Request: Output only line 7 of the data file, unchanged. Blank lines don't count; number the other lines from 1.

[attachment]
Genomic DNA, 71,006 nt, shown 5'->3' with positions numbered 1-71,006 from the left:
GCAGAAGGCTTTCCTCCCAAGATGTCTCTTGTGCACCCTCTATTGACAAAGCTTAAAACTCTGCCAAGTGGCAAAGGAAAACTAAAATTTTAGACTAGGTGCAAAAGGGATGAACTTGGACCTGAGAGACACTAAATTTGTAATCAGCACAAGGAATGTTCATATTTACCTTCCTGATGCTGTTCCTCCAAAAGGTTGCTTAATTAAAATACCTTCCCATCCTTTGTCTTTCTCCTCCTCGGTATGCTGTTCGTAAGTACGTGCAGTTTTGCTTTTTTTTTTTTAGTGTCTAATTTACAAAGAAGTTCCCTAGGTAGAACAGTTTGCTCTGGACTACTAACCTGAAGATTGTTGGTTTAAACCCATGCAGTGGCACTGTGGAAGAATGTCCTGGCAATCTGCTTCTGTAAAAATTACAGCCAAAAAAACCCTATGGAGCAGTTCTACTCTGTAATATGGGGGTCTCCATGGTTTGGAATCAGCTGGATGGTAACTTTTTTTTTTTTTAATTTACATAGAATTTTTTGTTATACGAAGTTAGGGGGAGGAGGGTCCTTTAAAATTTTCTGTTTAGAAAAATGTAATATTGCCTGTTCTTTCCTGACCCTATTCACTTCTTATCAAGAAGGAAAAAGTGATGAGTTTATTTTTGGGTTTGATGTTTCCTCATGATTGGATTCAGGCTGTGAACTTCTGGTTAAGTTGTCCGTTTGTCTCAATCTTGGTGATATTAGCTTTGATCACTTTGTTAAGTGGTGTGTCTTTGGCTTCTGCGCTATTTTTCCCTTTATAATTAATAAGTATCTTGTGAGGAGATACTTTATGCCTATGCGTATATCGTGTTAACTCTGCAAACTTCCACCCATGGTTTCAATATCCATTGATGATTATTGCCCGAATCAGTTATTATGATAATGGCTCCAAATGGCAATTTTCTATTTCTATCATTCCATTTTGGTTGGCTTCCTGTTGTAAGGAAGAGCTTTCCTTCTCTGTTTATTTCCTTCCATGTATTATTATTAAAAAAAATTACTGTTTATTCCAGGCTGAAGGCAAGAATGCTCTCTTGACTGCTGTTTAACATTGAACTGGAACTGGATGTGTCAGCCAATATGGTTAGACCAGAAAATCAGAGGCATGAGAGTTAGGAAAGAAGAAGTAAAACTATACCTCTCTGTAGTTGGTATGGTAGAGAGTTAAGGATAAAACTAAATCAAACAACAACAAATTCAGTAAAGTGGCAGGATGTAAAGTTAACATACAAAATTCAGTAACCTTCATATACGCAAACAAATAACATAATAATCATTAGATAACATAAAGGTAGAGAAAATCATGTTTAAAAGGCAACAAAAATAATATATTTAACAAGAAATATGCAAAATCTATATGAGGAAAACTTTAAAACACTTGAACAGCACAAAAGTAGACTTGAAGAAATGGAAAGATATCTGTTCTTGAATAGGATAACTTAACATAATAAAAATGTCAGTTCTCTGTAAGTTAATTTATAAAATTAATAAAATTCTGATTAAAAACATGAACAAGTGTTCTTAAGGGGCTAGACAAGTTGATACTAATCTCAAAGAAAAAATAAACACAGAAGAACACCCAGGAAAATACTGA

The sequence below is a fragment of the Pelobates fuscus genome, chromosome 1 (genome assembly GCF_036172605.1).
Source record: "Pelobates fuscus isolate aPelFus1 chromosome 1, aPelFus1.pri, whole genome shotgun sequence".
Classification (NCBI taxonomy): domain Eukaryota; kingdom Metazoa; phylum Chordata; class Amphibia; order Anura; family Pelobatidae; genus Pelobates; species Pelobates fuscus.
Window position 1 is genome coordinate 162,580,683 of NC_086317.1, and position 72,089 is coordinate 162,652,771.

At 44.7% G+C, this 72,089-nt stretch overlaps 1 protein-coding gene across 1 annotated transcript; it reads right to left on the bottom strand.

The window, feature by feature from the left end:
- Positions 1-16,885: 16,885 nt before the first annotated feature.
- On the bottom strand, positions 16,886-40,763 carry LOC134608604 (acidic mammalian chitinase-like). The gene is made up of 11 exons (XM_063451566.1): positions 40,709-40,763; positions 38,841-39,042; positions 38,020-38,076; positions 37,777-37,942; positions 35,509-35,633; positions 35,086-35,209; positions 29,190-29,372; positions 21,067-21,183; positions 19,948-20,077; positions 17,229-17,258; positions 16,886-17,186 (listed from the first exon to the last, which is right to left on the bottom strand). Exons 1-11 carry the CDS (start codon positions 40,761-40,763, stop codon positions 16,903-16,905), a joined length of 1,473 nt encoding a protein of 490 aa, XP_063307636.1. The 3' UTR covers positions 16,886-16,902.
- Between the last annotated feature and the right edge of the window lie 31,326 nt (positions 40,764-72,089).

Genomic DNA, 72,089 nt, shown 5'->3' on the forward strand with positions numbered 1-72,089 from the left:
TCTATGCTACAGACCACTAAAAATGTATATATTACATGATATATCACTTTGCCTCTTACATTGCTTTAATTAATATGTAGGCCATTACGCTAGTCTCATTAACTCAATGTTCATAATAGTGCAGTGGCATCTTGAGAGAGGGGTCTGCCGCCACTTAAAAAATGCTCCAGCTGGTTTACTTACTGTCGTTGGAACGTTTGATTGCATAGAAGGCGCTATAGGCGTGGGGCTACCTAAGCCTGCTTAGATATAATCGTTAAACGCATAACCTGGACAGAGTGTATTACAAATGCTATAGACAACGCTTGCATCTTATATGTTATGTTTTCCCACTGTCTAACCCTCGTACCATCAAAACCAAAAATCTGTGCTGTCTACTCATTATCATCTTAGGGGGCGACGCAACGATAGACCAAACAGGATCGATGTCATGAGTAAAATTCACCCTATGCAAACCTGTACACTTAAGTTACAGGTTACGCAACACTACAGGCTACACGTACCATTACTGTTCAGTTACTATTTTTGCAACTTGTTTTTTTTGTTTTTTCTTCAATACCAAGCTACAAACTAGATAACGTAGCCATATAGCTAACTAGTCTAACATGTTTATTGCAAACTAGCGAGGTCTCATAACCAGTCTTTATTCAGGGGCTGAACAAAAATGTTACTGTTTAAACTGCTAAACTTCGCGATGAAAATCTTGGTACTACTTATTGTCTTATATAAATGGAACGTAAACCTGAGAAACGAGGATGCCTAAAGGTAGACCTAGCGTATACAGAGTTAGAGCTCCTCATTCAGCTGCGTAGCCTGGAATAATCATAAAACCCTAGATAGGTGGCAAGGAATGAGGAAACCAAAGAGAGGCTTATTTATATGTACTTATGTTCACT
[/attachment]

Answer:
At 44.7% G+C, this 72,089-nt stretch overlaps 1 protein-coding gene across 1 annotated transcript; it reads right to left on the bottom strand.